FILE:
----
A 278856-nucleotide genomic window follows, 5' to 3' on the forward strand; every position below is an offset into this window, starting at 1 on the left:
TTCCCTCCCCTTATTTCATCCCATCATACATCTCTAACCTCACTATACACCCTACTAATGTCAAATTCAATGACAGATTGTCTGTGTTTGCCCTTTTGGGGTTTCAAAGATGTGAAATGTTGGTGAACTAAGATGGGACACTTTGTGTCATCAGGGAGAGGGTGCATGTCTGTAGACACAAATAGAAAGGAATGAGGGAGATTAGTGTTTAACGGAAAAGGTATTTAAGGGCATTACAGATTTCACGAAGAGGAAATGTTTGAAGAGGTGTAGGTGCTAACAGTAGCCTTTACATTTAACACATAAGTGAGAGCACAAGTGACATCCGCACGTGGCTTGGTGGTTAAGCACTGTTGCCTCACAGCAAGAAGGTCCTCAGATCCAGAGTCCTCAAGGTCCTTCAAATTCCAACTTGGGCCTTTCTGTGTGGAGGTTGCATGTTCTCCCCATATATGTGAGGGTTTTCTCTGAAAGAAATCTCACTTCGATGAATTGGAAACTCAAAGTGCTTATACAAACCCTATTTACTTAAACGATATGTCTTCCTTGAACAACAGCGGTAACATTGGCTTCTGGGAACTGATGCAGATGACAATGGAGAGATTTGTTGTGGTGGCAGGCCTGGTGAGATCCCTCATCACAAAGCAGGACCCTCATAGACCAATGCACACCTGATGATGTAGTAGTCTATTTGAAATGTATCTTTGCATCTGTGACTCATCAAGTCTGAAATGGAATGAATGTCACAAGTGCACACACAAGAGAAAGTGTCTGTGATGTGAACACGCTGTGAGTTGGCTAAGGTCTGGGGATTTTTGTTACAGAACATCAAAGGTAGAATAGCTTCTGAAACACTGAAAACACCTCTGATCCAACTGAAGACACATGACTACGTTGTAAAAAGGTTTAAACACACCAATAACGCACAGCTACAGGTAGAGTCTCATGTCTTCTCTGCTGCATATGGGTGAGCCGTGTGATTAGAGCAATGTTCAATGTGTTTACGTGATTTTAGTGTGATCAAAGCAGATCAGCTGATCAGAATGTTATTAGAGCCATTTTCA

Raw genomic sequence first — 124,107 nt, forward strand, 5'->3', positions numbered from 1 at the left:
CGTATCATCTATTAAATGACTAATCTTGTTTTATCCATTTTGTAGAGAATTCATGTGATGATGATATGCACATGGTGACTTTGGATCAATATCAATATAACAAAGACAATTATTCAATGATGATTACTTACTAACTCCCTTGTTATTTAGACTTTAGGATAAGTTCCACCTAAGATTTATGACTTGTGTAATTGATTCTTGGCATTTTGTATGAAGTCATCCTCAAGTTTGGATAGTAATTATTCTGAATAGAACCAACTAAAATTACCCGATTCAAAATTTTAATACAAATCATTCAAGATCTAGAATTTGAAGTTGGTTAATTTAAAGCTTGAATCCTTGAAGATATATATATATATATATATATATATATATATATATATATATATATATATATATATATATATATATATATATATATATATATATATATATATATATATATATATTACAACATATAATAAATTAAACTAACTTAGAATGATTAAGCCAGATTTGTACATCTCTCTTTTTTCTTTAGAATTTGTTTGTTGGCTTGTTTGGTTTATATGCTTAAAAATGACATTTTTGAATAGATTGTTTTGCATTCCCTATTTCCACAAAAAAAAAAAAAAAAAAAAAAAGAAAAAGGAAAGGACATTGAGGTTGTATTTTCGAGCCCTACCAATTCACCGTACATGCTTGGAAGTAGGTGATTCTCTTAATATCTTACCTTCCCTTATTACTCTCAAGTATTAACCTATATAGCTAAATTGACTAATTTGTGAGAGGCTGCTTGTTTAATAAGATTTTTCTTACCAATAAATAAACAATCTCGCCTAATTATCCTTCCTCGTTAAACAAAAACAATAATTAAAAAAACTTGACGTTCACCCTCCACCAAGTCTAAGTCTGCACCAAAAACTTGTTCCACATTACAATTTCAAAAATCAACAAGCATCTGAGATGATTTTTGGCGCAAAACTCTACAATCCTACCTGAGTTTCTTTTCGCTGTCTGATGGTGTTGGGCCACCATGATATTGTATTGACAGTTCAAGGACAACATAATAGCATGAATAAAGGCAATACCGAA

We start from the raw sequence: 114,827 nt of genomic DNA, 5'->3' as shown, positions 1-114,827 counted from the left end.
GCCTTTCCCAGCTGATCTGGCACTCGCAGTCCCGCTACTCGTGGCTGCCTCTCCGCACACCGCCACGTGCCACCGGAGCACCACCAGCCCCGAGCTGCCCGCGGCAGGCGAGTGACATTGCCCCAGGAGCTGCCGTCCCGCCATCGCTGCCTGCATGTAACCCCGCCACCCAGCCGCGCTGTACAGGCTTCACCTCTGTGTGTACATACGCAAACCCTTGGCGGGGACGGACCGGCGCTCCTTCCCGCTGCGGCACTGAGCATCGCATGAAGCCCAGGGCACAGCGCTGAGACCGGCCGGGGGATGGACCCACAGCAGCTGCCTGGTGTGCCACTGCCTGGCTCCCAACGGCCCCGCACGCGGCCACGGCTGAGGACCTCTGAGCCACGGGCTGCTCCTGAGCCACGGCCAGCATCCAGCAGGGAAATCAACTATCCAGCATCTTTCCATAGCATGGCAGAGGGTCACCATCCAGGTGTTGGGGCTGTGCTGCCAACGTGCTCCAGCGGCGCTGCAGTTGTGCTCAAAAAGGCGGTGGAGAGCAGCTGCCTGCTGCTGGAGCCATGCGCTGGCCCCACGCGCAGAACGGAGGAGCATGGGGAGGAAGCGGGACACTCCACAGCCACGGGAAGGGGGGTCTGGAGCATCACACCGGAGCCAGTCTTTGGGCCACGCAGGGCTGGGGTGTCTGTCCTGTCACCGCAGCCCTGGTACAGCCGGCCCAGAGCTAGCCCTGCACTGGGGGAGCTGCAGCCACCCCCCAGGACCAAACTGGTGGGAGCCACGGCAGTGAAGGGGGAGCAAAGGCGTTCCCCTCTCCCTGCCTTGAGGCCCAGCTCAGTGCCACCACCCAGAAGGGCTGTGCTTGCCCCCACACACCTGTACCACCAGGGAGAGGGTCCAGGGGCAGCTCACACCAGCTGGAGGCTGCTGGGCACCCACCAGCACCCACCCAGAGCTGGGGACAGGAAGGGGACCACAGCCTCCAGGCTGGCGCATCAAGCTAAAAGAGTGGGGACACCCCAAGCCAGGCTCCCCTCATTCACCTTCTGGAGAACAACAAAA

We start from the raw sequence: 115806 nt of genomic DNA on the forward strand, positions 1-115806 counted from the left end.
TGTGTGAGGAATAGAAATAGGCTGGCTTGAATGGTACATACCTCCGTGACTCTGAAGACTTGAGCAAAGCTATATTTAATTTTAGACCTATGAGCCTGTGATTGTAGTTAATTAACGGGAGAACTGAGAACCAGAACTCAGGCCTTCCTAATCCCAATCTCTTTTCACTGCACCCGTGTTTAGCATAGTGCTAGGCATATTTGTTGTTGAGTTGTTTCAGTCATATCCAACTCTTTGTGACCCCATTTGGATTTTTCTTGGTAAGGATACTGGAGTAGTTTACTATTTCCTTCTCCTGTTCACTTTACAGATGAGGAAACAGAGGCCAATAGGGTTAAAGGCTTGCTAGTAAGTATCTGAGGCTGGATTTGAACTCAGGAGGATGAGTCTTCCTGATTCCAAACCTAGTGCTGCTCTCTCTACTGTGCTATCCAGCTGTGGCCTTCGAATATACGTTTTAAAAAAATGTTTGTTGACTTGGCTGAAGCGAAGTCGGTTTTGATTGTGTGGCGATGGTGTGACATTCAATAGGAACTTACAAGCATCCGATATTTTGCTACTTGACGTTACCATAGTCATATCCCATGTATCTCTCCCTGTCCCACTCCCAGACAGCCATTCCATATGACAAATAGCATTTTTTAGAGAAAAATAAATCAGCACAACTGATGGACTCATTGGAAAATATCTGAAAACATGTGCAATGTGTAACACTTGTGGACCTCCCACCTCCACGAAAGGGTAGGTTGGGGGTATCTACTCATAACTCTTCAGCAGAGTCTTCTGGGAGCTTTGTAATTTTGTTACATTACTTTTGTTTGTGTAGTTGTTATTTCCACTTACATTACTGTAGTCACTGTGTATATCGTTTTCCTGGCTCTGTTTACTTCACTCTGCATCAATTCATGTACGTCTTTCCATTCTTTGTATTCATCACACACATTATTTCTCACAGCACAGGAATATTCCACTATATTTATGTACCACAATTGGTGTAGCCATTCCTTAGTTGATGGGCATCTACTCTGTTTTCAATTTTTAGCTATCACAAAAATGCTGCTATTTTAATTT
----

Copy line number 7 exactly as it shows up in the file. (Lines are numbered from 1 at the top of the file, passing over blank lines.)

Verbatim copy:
We start from the raw sequence: 115806 nt of genomic DNA on the forward strand, positions 1-115806 counted from the left end.